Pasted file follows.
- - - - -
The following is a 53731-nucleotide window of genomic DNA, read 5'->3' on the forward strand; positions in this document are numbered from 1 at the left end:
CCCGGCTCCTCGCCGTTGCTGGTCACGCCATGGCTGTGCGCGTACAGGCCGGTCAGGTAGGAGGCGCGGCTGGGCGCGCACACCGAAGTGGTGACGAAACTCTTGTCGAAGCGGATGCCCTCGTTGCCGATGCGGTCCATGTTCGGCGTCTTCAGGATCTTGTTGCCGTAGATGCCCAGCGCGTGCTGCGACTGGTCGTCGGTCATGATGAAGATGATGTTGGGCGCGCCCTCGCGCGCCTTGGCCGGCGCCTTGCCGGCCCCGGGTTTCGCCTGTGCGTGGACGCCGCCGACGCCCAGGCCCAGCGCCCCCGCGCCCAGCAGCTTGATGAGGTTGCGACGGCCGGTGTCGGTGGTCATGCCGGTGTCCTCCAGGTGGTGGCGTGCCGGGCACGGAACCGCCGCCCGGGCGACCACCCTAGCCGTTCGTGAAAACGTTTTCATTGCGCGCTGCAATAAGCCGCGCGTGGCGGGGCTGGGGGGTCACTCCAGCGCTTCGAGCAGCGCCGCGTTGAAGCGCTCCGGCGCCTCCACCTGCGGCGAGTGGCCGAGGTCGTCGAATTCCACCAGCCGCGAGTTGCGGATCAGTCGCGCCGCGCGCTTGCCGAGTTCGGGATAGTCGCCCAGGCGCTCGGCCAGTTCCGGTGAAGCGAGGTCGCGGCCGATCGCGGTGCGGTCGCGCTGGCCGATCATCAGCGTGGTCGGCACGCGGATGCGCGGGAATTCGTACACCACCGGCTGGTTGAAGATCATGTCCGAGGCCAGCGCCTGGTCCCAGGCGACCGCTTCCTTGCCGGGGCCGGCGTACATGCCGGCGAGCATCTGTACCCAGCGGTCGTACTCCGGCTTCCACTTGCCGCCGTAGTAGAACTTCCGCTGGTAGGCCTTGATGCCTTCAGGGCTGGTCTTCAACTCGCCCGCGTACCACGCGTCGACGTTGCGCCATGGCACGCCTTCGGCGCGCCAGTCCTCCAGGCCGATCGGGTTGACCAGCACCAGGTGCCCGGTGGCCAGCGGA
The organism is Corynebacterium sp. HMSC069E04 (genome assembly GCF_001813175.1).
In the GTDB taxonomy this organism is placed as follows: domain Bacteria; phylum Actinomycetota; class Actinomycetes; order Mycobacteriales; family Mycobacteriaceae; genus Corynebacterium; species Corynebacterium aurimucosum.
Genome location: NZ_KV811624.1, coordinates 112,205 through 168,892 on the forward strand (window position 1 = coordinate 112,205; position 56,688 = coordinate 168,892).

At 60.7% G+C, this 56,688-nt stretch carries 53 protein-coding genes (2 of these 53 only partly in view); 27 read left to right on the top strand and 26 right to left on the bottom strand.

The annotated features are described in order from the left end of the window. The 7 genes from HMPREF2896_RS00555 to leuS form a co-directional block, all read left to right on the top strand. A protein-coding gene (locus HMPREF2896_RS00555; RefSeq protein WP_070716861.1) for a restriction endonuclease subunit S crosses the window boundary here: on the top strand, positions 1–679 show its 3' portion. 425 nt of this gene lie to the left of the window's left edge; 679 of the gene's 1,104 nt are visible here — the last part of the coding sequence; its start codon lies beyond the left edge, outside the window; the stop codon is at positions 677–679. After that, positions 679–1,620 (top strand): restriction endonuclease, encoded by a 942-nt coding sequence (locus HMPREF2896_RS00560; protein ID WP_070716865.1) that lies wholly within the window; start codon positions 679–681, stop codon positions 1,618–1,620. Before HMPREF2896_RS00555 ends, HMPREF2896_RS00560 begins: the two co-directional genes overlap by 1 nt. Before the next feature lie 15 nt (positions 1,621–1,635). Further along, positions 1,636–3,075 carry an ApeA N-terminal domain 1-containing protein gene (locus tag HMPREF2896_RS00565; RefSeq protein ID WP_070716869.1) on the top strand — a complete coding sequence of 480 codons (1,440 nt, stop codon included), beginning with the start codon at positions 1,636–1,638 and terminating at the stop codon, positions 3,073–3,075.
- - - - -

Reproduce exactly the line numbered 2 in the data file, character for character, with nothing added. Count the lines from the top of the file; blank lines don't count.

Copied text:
CCCGGCTCCTCGCCGTTGCTGGTCACGCCATGGCTGTGCGCGTACAGGCCGGTCAGGTAGGAGGCGCGGCTGGGCGCGCACACCGAAGTGGTGACGAAACTCTTGTCGAAGCGGATGCCCTCGTTGCCGATGCGGTCCATGTTCGGCGTCTTCAGGATCTTGTTGCCGTAGATGCCCAGCGCGTGCTGCGACTGGTCGTCGGTCATGATGAAGATGATGTTGGGCGCGCCCTCGCGCGCCTTGGCCGGCGCCTTGCCGGCCCCGGGTTTCGCCTGTGCGTGGACGCCGCCGACGCCCAGGCCCAGCGCCCCCGCGCCCAGCAGCTTGATGAGGTTGCGACGGCCGGTGTCGGTGGTCATGCCGGTGTCCTCCAGGTGGTGGCGTGCCGGGCACGGAACCGCCGCCCGGGCGACCACCCTAGCCGTTCGTGAAAACGTTTTCATTGCGCGCTGCAATAAGCCGCGCGTGGCGGGGCTGGGGGGTCACTCCAGCGCTTCGAGCAGCGCCGCGTTGAAGCGCTCCGGCGCCTCCACCTGCGGCGAGTGGCCGAGGTCGTCGAATTCCACCAGCCGCGAGTTGCGGATCAGTCGCGCCGCGCGCTTGCCGAGTTCGGGATAGTCGCCCAGGCGCTCGGCCAGTTCCGGTGAAGCGAGGTCGCGGCCGATCGCGGTGCGGTCGCGCTGGCCGATCATCAGCGTGGTCGGCACGCGGATGCGCGGGAATTCGTACACCACCGGCTGGTTGAAGATCATGTCCGAGGCCAGCGCCTGGTCCCAGGCGACCGCTTCCTTGCCGGGGCCGGCGTACATGCCGGCGAGCATCTGTACCCAGCGGTCGTACTCCGGCTTCCACTTGCCGCCGTAGTAGAACTTCCGCTGGTAGGCCTTGATGCCTTCAGGGCTGGTCTTCAACTCGCCCGCGTACCACGCGTCGACGTTGCGCCATGGCACGCCTTCGGCGCGCCAGTCCTCCAGGCCGATCGGGTTGACCAGCACCAGGTGCCCGGTGGCCAGCGGA